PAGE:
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Nat Commun. 2016 May 16;7:11581. doi: 10.1038/ncomms11581.

Cytoplasmic cyclin D1 regulates cell invasion and metastasis through the phosphorylation of paxillin.

Author information

1
Cell Cycle Lab, Institut de Recerca Biomèdica de Lleida (IRBLleida), and Departament de Ciències Mèdiques Bàsiques; Facultat de Medicina; Universitat de Lleida, 25198 Lleida, Catalonia, Spain.
2
Oncopathology Lab, Institut de Recerca Biomèdica de Lleida (IRBLleida), and Departament de Ciències Mèdiques Bàsiques; Facultat de Medicina; Universitat de Lleida, 25198 Lleida, Catalonia, Spain.

Abstract

Cyclin D1 (Ccnd1) together with its binding partner Cdk4 act as a transcriptional regulator to control cell proliferation and migration, and abnormal Ccnd1·Cdk4 expression promotes tumour growth and metastasis. While different nuclear Ccnd1·Cdk4 targets participating in cell proliferation and tissue development have been identified, little is known about how Ccnd1·Cdk4 controls cell adherence and invasion. Here, we show that the focal adhesion component paxillin is a cytoplasmic substrate of Ccnd1·Cdk4. This complex phosphorylates a fraction of paxillin specifically associated to the cell membrane, and promotes Rac1 activation, thereby triggering membrane ruffling and cell invasion in both normal fibroblasts and tumour cells. Our results demonstrate that localization of Ccnd1·Cdk4 to the cytoplasm does not simply act to restrain cell proliferation, but constitutes a functionally relevant mechanism operating under normal and pathological conditions to control cell adhesion, migration and metastasis through activation of a Ccnd1·Cdk4-paxillin-Rac1 axis.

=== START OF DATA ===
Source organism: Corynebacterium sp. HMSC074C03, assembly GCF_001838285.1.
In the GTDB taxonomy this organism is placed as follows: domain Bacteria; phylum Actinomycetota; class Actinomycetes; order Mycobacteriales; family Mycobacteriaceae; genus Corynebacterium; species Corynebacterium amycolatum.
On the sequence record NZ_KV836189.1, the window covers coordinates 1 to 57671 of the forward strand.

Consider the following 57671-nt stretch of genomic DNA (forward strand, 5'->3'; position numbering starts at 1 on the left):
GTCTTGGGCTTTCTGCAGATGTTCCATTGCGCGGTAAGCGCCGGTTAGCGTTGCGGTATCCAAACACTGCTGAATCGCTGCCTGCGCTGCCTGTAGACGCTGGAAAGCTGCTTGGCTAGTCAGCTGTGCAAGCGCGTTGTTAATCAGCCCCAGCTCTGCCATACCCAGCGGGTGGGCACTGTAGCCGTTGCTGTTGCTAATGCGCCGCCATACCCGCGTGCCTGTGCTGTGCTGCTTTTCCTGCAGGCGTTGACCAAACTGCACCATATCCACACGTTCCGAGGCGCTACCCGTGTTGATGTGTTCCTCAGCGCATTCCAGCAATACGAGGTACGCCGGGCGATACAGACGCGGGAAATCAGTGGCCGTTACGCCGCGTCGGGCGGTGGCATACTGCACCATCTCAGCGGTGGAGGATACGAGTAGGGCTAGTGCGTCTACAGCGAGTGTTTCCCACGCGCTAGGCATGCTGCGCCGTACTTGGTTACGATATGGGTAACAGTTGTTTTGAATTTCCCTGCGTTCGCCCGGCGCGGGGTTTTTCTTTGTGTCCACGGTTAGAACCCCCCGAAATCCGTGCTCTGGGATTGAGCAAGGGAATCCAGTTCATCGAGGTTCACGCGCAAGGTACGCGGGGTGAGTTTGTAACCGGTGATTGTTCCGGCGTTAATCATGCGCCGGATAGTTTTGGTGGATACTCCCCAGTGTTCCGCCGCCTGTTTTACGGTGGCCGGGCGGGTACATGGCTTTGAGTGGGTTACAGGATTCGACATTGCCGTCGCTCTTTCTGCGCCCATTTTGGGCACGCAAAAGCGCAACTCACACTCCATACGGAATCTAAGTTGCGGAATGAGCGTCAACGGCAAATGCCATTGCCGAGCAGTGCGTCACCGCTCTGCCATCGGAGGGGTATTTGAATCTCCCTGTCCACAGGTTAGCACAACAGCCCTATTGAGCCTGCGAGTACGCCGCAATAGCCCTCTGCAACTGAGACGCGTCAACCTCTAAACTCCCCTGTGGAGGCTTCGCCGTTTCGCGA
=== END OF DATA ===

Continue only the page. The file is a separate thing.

PMID:
27181366
PMCID:
PMC4873647
DOI:
10.1038/ncomms11581
[Indexed for MEDLINE]
Free PMC Article

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